The research initiative named Walkable London suggests building on the plans to make Oxford Street a car-free zone, creating a pedestrian network that would become “an integral part of the city’s transport infrastructure.”
The proposal by the British studio envisions connecting and extending the capital’s existing and planned pedestrianised zones to create routes that allow people to walk right across the city.
“London was traditionally a walking city. Walkable London presents proposals that re-introduce walking as an integral part of the city’s transport network,” said Zaha Hadid Architects in its proposal.
“To make walking part of a daily routine, we might need a full pedestrian network, which would contribute to the means of transport in the city,” it continues.
“Pedestrianising just one street in central London, however popular, will hardly solve multiple London’s problems, such as air pollution and road safety.”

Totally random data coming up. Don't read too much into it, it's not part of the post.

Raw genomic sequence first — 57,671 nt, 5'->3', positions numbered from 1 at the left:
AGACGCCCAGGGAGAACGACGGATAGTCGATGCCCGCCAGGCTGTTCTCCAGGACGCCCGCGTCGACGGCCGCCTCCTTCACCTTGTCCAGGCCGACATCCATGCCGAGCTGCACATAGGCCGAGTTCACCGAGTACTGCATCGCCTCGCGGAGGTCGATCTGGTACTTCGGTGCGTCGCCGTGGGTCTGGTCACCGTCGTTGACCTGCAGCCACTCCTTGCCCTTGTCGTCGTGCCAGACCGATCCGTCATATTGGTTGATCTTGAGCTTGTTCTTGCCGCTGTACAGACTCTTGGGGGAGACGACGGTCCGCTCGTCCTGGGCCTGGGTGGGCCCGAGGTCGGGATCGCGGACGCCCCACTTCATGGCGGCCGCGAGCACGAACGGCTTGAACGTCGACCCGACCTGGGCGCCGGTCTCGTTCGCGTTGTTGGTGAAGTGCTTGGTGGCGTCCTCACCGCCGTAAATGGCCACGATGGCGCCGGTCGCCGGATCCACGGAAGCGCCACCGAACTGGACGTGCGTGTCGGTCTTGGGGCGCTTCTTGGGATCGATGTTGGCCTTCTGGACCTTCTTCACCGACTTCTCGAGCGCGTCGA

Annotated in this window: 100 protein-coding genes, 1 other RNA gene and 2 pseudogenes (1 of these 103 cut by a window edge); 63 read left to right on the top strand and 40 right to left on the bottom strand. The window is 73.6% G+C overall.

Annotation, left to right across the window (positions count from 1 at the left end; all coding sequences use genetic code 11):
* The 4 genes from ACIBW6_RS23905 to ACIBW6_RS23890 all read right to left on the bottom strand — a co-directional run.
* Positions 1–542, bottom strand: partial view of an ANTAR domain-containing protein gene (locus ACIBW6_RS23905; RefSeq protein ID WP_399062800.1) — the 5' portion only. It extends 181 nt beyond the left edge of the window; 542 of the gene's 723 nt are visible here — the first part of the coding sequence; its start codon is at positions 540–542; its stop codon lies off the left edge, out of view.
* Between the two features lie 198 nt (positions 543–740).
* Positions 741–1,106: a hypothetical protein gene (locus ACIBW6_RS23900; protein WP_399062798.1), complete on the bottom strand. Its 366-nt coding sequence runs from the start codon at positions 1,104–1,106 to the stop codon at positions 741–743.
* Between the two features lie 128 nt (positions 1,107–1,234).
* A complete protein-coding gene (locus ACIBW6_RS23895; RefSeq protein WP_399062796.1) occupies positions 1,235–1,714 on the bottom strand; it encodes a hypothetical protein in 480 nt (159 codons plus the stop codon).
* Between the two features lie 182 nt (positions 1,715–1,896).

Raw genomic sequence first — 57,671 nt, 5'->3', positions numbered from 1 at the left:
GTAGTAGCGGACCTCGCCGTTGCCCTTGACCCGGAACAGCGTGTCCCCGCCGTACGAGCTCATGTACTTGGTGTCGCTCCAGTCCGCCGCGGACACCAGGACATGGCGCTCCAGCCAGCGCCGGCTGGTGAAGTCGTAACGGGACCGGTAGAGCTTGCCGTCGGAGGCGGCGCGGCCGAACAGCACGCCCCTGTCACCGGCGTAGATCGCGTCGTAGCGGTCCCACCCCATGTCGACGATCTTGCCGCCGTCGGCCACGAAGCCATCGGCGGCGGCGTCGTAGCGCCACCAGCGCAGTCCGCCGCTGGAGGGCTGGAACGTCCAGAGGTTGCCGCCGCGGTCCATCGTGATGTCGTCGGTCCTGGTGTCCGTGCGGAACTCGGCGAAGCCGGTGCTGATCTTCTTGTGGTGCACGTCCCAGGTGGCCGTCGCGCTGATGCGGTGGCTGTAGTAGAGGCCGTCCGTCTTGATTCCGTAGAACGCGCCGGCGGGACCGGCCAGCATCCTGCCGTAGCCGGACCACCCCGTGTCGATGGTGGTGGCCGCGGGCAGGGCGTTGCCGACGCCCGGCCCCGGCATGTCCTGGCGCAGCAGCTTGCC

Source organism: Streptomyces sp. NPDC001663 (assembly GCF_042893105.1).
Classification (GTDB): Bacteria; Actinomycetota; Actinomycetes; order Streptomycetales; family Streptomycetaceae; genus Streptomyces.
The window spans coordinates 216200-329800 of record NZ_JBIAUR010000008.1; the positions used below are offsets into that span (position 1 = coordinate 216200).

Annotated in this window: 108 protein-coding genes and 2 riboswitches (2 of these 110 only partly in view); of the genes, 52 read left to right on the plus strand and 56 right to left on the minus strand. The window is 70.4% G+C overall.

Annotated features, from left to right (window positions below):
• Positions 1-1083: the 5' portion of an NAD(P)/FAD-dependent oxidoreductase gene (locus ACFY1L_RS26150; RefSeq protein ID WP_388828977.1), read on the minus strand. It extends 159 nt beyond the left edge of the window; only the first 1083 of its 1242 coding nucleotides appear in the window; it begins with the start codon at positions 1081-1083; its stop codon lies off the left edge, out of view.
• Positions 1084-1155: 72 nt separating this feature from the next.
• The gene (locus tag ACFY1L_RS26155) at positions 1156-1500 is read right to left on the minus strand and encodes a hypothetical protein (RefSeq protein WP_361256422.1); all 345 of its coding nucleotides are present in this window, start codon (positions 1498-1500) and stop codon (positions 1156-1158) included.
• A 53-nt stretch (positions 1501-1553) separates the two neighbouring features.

The studio believes creating a coherent network of routes in the city will encourage people to walk, as an alternative to other means of transport.
The multi-stage proposal would first see the creation of “fully pedestrianised primary boulevards”, including Oxford Street, which would then be supported by the creation of secondary car-free routes.
Finally the plan would see entire blocks of central London pedestrianised.
The proposal is exhibited by New London Architecture at London’s Building Centre until 26 February 2018.
Oxford Street is set to become a pedestrian-priority area by the end of 2018, and there have been calls for a shared vehicle and pedestrian space at Exhibition Road to become pedestrianised following an accident in 2017.
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